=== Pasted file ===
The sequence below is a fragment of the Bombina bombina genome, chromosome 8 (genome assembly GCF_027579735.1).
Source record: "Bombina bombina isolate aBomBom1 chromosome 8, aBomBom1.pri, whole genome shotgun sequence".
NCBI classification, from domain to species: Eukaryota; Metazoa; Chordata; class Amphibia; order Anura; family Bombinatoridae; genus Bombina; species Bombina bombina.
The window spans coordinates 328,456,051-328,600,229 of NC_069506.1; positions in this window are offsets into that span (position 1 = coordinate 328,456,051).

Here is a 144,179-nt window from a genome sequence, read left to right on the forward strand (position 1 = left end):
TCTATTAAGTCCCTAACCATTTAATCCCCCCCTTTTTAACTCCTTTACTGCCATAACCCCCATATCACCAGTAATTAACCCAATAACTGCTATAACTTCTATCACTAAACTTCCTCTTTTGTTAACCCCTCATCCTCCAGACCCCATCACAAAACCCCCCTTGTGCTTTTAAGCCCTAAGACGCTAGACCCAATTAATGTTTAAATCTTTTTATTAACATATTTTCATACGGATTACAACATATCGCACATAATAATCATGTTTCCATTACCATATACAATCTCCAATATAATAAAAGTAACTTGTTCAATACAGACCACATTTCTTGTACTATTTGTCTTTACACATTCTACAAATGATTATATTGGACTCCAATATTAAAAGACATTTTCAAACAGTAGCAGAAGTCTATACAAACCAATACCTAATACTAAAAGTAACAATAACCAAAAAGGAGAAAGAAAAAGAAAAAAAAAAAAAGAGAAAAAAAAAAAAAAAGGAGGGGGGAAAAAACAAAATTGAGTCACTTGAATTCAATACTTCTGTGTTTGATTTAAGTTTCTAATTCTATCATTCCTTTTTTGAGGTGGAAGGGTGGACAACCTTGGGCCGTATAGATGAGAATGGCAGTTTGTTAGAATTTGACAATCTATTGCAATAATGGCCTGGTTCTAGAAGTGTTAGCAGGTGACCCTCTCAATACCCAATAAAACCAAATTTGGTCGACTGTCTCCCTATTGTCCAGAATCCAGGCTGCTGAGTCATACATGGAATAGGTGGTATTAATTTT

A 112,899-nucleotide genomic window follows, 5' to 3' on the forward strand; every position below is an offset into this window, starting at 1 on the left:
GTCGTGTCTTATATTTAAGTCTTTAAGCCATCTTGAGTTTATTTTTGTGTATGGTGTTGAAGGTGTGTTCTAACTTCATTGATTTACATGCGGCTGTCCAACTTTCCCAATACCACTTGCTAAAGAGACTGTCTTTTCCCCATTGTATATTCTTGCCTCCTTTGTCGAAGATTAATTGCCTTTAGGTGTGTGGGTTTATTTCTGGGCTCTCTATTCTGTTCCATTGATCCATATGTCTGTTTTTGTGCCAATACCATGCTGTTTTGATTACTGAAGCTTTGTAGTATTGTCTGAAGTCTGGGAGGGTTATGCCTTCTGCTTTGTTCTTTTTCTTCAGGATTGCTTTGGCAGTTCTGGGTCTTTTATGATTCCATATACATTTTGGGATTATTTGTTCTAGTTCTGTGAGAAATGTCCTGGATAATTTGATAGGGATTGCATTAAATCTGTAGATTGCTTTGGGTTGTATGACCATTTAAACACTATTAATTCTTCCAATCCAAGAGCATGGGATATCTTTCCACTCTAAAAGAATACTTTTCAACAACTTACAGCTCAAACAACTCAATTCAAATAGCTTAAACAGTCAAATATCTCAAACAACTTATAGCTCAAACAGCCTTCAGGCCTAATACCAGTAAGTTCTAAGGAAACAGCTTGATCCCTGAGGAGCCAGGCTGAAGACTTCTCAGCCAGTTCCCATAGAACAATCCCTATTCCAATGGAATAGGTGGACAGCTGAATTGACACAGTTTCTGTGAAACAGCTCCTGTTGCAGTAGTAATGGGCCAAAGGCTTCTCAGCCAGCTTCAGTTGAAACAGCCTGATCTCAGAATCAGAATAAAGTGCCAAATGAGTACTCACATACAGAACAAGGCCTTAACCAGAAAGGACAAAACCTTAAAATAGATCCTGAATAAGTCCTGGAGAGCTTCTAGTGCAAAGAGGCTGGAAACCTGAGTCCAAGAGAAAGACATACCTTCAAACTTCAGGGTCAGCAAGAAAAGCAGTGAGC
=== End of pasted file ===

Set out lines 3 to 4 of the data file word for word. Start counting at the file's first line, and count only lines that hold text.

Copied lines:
NCBI classification, from domain to species: Eukaryota; Metazoa; Chordata; class Amphibia; order Anura; family Bombinatoridae; genus Bombina; species Bombina bombina.
The window spans coordinates 328,456,051-328,600,229 of NC_069506.1; positions in this window are offsets into that span (position 1 = coordinate 328,456,051).